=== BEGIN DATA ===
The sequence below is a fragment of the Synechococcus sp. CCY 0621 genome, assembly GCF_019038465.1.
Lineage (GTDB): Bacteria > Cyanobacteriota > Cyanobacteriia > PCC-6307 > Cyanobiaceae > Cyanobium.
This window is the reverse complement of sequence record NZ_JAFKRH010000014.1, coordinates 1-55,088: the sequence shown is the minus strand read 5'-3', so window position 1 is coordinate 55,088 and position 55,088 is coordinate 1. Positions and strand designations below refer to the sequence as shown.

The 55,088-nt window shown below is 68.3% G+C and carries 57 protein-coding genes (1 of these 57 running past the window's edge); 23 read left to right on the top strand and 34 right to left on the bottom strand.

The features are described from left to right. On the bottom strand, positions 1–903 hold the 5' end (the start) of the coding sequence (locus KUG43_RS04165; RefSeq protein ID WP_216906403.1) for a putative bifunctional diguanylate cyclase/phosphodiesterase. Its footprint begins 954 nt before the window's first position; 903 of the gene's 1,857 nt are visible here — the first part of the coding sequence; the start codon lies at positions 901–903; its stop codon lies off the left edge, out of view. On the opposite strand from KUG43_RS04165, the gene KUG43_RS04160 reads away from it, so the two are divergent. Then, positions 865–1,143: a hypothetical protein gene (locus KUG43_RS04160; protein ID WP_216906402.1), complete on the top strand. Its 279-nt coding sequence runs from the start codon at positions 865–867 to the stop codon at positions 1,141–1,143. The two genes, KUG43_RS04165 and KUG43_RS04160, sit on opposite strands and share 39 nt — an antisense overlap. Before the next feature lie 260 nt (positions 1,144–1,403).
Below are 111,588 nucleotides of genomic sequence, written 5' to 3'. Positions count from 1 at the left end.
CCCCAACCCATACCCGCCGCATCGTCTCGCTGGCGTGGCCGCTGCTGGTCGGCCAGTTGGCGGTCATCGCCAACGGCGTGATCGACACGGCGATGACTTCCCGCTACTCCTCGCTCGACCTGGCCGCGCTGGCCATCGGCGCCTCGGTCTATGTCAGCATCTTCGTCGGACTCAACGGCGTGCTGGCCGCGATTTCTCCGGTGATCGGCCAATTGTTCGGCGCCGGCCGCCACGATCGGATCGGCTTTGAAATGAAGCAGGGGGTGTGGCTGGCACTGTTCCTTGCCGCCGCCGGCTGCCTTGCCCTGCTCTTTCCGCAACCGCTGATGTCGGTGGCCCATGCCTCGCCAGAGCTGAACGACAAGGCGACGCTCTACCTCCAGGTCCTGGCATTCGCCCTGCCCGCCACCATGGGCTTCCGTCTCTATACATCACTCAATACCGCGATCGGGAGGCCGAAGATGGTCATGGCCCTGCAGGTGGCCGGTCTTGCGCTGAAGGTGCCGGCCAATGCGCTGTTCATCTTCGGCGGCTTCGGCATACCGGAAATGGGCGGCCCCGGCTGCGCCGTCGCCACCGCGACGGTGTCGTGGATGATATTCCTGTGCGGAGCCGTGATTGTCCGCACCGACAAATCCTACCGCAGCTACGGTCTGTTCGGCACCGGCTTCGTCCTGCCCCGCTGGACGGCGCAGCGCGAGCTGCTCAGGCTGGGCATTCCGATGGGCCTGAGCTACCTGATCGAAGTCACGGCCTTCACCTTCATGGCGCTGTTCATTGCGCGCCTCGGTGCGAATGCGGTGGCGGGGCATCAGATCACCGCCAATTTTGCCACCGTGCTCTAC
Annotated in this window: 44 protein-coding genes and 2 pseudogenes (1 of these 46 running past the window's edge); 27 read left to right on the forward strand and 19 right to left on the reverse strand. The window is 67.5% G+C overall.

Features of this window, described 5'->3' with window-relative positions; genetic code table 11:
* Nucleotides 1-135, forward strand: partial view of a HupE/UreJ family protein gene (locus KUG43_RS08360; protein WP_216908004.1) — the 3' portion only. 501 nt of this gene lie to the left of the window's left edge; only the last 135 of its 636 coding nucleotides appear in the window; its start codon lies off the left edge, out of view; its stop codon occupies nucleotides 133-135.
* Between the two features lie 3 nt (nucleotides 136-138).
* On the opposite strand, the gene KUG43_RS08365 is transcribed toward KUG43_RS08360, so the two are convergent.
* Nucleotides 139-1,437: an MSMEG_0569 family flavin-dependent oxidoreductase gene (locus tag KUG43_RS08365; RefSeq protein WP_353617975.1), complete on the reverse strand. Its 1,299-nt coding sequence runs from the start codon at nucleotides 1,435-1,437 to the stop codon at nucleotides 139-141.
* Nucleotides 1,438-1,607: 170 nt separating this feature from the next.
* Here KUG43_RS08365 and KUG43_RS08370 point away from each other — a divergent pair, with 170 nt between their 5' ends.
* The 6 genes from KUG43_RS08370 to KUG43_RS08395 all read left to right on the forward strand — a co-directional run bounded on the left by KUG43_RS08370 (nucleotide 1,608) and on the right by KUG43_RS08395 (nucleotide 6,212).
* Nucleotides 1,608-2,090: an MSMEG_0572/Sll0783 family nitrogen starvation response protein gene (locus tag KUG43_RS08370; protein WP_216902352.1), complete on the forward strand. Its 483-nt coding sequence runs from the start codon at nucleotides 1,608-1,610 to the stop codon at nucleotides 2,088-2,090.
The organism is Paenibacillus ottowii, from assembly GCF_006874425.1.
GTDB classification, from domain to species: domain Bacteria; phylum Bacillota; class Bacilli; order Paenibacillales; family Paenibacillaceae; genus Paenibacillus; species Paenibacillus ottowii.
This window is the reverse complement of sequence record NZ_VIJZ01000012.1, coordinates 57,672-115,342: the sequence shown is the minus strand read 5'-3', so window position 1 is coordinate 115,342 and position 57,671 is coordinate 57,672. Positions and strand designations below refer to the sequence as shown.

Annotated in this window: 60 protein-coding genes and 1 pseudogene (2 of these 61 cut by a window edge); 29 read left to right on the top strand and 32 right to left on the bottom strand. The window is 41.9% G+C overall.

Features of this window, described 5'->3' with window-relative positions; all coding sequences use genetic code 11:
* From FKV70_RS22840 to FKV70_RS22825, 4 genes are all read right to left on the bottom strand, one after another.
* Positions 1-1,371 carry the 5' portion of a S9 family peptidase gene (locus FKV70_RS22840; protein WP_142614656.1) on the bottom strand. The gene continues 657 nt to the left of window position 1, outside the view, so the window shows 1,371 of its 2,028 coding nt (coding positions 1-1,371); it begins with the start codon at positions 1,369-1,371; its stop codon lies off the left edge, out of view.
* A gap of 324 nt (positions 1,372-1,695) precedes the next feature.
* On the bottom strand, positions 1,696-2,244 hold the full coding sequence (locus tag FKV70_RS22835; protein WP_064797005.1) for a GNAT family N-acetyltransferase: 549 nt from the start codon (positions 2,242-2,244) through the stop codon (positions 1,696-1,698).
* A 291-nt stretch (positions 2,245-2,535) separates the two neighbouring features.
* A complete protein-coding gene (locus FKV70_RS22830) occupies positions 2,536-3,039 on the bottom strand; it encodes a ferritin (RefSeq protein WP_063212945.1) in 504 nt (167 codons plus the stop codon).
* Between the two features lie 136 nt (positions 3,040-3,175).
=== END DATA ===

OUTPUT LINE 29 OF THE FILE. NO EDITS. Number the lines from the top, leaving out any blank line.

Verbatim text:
* Between the two features lie 136 nt (positions 3,040-3,175).